During the Feb. 13 Faculty Senate meeting, Robert Benge, dean of the School of Health and Kinesiology, asked senators to delay a vote on Student Association’s (SA) proposed bear mascot so he and his employees could submit written feedback, according to a previous Accent article. Benge and Judy Sloane, a professor at the school, wrote a letter detailing their department’s stance against the creation of a mascot for Southern Adventist University.
They submitted the letter to Bob Young, vice president for Academic Administration, who told the Accent that the letter was shared with the President’s Cabinet, deans and chairs and vice presidents.
Rachel Williams-Smith, dean of the School of Journalism and Communication, said the deans and chairs heard Benge’s concerns during a meeting, but, based on her recollection, no one gave any comments in response.
In an interview with the Accent, Benge described the School of Health and Kinesiology’s standpoint. He clarified that the school has never considered the duck to be its official mascot, nor did the thought of the bear replacing the duck cross his or his employees’ minds while voicing their opinions. The duck has nothing to do with the school’s stance against the proposed bear mascot, he said.
The letter he and Sloane wrote contained three points, Benge said. First, of the nine full-time faculty in the School of Health and Kinesiology, not one approves of the mascot. Second, the implementation of a mascot does not make sense for Southern’s campus.
“Mascots are associated with interscholastic sports teams,” Benge said. “We don’t play interscholastic sports here, so we didn’t see the relevance of it.”
Third, the faculty do not believe a mascot properly conveys their perception of the school.
“We consider the School of Health and Kinesiology an academic school, a school of science: exercise science, human performance, health and wellness,” Benge said. “We like the columns brand because it signifies … we’re about academia.”
Isaac James, director of Marketing and University Relations, wrote in an email to the Accent that he is not knowledgeable of SA’s specific plans regarding a bear logo, but the official columns logo is not going away.
“I can share that the university logo remains the official way Southern is identified to audiences, and there are no plans from my office to change that,” he wrote.
Although Benge is aware that SA is not promoting interscholastic sports by proposing a mascot — as stated by Kenneth Bautista, senior management major and SA president, to the Accent and Faculty Senate — he called the mascot an “insidious” way for future SA leadership to introduce competition against other schools.
Benge further explained the faculty’s view on interscholastic sports. If Southern created sports teams to play other schools, that program would inevitably take resources away from intramurals. The faculty has worked hard to establish a culture promoting physical activity on campus, Benge said, and the school has seen noticeable results.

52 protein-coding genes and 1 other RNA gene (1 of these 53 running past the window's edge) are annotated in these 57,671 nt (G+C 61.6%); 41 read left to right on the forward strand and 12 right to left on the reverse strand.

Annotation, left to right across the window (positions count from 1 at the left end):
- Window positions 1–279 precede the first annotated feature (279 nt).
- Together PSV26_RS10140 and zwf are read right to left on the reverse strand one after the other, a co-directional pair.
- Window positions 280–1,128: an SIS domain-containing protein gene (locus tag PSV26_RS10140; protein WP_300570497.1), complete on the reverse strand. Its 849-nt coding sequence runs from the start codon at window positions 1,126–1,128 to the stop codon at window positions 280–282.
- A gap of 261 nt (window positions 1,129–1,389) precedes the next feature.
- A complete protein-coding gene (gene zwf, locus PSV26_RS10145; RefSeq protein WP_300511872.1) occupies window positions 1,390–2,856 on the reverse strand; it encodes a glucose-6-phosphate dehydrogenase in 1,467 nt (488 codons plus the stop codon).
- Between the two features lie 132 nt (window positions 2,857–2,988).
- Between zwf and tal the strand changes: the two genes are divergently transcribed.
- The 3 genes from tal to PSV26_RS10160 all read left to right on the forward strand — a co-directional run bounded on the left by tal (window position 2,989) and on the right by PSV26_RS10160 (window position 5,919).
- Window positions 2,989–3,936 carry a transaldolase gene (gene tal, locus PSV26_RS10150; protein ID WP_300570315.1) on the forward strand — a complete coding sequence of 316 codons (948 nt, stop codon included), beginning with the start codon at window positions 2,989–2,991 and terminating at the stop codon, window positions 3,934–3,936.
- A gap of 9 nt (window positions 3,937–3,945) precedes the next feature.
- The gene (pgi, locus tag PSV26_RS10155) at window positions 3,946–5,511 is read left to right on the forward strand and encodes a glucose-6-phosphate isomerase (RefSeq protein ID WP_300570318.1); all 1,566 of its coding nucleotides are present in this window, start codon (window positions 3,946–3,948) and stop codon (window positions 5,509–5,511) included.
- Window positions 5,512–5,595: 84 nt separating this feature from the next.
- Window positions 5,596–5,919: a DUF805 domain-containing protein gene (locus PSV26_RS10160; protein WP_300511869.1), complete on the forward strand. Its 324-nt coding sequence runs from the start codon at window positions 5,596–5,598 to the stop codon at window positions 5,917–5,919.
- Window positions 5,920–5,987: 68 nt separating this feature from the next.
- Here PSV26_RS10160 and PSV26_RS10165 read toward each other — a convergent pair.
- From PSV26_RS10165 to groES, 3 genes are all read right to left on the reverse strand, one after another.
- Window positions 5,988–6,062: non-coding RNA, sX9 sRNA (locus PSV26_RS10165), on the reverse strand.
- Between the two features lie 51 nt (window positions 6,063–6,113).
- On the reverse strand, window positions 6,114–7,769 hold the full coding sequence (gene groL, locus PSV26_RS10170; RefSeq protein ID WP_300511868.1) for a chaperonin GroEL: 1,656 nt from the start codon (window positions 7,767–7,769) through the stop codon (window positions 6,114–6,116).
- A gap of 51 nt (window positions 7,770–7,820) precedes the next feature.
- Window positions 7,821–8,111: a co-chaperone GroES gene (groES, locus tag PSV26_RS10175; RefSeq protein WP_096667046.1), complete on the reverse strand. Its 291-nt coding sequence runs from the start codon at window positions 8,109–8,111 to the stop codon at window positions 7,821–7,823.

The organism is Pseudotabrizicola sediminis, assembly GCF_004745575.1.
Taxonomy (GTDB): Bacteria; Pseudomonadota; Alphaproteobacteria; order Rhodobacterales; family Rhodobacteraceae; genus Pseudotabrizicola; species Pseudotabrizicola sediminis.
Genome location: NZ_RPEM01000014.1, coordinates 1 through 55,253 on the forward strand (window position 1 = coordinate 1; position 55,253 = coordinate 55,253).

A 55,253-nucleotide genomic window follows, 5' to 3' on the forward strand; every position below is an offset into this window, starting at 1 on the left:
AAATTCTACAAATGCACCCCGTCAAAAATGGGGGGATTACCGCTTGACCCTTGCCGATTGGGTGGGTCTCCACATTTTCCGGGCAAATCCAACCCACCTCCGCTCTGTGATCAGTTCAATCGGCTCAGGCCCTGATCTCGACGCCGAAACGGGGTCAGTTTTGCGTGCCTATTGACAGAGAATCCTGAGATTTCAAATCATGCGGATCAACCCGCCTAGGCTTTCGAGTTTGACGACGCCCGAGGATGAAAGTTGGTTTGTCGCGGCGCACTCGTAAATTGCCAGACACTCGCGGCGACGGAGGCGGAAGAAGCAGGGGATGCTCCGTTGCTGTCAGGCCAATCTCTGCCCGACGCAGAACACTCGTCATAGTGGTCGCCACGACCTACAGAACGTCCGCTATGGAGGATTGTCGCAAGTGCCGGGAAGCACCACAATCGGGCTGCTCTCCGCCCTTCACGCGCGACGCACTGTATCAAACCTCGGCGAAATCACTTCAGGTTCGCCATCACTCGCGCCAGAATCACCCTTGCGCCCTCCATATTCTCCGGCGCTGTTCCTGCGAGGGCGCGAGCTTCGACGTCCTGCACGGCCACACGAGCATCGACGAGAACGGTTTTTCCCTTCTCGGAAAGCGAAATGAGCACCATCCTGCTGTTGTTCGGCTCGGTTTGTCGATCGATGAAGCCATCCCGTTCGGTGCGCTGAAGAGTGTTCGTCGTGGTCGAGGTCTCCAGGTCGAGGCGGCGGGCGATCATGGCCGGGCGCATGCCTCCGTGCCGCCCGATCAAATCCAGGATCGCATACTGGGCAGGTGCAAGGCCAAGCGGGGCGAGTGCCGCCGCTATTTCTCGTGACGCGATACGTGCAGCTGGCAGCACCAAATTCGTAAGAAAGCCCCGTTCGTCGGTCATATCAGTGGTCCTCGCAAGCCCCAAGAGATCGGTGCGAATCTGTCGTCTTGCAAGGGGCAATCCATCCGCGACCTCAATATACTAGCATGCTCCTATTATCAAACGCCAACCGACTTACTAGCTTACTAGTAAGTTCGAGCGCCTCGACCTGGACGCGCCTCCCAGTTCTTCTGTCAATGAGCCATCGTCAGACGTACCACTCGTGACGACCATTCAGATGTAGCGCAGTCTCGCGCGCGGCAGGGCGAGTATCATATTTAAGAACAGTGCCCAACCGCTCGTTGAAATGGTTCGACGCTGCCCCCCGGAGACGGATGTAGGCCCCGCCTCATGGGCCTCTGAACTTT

BestColleges.com ranked Southern in its top 20 colleges with the best intramural sports programs in 2013. The National Collegiate Fitness Index ranked Southern number one in the private university category in a national study of collegiate fitness in 2016. Articles on both accomplishments can be seen on the wall in the Hulsey Wellness Center.
Faculty in the School of Health and Kinesiology fear losing this culture to interscholastic sports, Benge said. He added that there are ethical dilemmas that arise from competing against other schools.
Benge met with the Senate Mascot Committee, which consists of Bautista, junior biology major Wilson Hannawi and junior accounting major Anna Mihaescu, last month to discuss SA’s mascot proposal. Benge said he will not fight the mascot if it is approved.
“I wouldn’t turn ugly against the SA in any way, shape or form,” he said. “You know, I hope we can agree to disagree and then still be civil to each other. And, you know, as far as I’m concerned, now it’s in the hands of administration or the board, whatever they decide. You’ll never hear me speak. If it goes in Kenneth’s favor and the SA’s favor, I’m not gonna fight it or be negative.”
Bautista confirmed that this is exactly what Benge communicated to the committee last month and added that SA and the School of Health and Kinesiology enjoy working together. Benge also expressed this sentiment and is thankful for SA’s funding for an outdoor basketball court during COVID-19 and upcoming Hall of Fame plaques. He conceded that SA’s mascot proposal was done well.
“They made a compelling presentation as to why we should have a mascot,” Benge said. “I’ll tip my hat to them that way.”
Bautista reiterated to the Accent that SA currently has no intention of using the bear mascot to introduce interscholastic sports, and he added that even if future leadership were to try, the decision to play other schools ultimately rests in the hands of administration.
Bautista is not certain of if the bear mascot will be officially approved or disapproved. Young referred the Accent to President Ken Shaw regarding questions about who will officially approve the mascot. Shaw was out of the office when the Accent reached out on Monday.
However, Bautista believes the Senate Mascot Committee is done presenting the bear to bodies of authority on campus. He last presented the idea to the Board of Trustees on Feb. 26 and was met with a completely positive reaction, he said.
To students who are feeling apprehensive about the bear mascot, Bautista echoed a statement he said Shaw made at the Feb. 13 Faculty Senate meeting: “We can’t reject something we don’t see.”
“Wait a little bit,” Bautista added. “See how it is if it comes, and make your judgments then.”
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